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Ulcerative Colitis - Kids & Teens

What else do I need to know about Ulcerative Colitis?


Delayed growth

As a growing child, your body needs important nutrients for healthy growth. You may find that you eat less with IBD because of pain and cramping. On top of this, your body may not be able to absorb food very well and may lose nutrients that you are able to eat. Some medicines may also interfere with normal growth. For all of these reasons, some children with IBD do not grow and develop as they normally would. Children with this problem also may look much younger than they actually are. In some young people, puberty may also be delayed. However, usually they are able to catch up with their friends eventually in height once their bodies get the nutrients they need.




There is no evidence that stress causes ulcerative colitis or Crohn's disease. However, people with IBD sometimes feel increased stress in their lives from having to live with a chronic illness. Some people also say they have a flare when they are having a stressful event or situation. For people who find there is a connection between their stress level and a worsening of their symptoms, using relaxation techniques, such as slow breathing, and taking special care to eat well and get enough sleep, may help them feel better.



Travel tips


If you are planning to travel, consider asking your doctor for a letter outlining your medical condition, in case you need to get medical attention in another city or country. You might also consider asking your doctor to write down a brief plan for what to do if symptoms arise. Take a copy of the prescriptions for any medicines you bring with you, for customs or security inspections, or if they are lost. Also, be sure to bring your doctor's contact information with you, and research ahead to find out who to contact or where to go if you have any medical needs while you are travelling. Helpful travel information for some countries is available on the EFCCA website.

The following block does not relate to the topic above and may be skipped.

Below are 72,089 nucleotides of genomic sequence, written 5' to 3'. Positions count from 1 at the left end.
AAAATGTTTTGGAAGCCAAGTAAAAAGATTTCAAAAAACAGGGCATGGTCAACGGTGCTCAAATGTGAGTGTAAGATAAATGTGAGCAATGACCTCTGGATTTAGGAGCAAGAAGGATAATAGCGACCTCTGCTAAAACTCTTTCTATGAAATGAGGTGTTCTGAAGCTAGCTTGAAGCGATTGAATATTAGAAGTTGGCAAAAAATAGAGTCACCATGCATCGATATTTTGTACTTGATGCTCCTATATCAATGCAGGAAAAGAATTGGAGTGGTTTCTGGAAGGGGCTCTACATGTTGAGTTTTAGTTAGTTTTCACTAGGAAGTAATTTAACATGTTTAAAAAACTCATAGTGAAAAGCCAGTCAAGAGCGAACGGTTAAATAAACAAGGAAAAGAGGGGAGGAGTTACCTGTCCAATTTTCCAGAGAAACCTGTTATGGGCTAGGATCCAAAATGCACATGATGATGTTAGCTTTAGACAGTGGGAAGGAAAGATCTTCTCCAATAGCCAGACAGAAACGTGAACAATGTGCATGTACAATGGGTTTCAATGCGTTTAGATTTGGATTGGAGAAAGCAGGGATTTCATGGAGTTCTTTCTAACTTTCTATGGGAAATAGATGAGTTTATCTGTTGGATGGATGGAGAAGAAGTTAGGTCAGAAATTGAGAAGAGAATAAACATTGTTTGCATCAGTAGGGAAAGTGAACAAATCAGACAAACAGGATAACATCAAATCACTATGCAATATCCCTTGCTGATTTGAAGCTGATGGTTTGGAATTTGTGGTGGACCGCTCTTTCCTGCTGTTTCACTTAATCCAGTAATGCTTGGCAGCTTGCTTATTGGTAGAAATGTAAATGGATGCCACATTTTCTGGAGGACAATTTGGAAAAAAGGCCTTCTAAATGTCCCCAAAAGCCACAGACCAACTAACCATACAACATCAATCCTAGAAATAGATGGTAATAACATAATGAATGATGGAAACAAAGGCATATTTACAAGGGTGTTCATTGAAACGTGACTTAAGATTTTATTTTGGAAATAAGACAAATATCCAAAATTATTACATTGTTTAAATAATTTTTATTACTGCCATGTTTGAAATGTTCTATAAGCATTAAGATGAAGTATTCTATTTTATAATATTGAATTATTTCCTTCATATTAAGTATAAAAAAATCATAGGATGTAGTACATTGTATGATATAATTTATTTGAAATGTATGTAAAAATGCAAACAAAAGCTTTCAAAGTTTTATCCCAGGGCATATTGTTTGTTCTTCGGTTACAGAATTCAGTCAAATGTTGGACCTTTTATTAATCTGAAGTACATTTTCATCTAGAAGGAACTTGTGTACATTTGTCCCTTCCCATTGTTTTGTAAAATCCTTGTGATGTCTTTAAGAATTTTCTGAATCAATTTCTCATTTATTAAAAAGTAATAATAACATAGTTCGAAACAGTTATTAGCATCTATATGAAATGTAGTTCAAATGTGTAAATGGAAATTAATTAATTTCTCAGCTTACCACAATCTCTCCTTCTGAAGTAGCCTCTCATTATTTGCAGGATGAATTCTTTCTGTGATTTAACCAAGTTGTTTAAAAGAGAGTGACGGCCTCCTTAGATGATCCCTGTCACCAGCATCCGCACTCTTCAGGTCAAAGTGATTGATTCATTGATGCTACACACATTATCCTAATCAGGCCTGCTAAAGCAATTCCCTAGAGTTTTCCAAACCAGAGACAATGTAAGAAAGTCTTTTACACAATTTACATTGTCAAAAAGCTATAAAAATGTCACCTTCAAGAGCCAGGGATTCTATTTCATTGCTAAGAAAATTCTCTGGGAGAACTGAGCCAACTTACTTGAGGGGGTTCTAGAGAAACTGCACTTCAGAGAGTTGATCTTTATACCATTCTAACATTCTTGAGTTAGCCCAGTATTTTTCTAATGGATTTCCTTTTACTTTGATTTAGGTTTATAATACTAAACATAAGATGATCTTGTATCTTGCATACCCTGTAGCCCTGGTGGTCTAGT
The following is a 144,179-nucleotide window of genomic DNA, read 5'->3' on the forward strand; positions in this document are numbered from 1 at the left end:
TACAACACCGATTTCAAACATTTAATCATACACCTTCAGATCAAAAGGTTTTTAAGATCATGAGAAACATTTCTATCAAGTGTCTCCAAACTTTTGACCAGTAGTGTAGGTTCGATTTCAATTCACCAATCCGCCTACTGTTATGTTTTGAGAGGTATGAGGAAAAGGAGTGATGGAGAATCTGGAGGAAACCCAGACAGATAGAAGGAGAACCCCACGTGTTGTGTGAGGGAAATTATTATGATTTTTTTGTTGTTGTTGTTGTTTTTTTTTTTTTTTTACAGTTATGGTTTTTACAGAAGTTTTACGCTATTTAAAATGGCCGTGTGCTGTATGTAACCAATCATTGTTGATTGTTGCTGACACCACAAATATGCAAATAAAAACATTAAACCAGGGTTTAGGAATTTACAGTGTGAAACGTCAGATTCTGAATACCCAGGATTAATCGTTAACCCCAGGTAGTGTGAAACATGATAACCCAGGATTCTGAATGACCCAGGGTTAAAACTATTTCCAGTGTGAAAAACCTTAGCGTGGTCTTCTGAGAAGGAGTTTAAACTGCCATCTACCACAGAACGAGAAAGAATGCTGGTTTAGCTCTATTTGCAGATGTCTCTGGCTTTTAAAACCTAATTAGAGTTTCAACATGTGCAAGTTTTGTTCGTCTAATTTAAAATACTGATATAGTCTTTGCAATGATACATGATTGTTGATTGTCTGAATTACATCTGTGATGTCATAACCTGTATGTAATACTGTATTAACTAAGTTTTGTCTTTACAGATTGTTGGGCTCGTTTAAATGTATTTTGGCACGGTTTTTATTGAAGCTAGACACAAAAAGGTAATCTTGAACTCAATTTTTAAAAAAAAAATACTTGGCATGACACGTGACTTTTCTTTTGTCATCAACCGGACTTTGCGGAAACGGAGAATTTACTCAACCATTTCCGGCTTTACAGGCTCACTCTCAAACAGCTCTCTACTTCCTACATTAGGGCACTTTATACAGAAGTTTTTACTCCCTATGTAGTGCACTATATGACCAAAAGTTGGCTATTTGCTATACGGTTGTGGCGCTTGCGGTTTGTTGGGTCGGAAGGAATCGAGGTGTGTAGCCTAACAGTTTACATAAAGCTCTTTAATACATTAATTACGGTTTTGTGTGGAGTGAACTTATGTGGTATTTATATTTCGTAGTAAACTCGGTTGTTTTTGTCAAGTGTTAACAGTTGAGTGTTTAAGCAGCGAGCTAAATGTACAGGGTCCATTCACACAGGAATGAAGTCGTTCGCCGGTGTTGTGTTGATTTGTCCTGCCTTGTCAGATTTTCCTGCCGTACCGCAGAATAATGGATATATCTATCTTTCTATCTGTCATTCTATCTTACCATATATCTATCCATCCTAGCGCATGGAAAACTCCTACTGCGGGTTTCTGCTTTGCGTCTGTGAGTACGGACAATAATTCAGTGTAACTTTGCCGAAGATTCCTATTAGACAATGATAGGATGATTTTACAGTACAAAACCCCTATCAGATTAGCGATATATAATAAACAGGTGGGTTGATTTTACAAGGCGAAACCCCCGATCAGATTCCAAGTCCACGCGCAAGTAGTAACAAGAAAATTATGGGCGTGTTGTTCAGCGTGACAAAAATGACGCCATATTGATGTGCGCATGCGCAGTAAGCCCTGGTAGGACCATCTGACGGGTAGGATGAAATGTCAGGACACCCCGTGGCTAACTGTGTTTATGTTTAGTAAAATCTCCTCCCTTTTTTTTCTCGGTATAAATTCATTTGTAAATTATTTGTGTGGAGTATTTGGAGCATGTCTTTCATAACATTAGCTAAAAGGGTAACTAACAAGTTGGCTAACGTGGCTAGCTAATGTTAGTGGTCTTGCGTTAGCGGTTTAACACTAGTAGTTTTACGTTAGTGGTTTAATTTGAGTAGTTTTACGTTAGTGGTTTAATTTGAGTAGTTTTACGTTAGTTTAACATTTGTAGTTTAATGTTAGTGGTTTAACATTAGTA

There is no evidence that ulcerative colitis is due to food allergies. As a growing child, you need to eat a healthy, balanced diet to maintain your weight and give your body nutrients. If certain foods seem to make your symptoms worse, you may want to try to remove those foods from your diet when you have a flare-up. Keeping a food diary could help you identify which foods to avoid. Some people find that foods with high fibre content (eg, fruits, vegetables, nuts and wholemeal grains) make their symptoms worse, whereas other people find it helps to avoid spicy foods or fatty foods.


If removing a food from your diet doesn't seem to help, then bring it back into your usual diet so you continue to get balanced nutrition from a variety of foods.

Some people with ulcerative colitis may need to take iron supplements for anaemia (a low red blood cell count) due to blood loss. Blood tests can help confirm whether you need this.

It is best to discuss any questions you may have about diet and your condition with your doctor and he or she may suggest that you see a nutritionist for additional guidance.

For more tips and resources to help you manage your IBD, please see Treatment Plan for Ulcerative Colitis.

For more advice on managing stress, diet and travelling, please see Achieving more with IBD.



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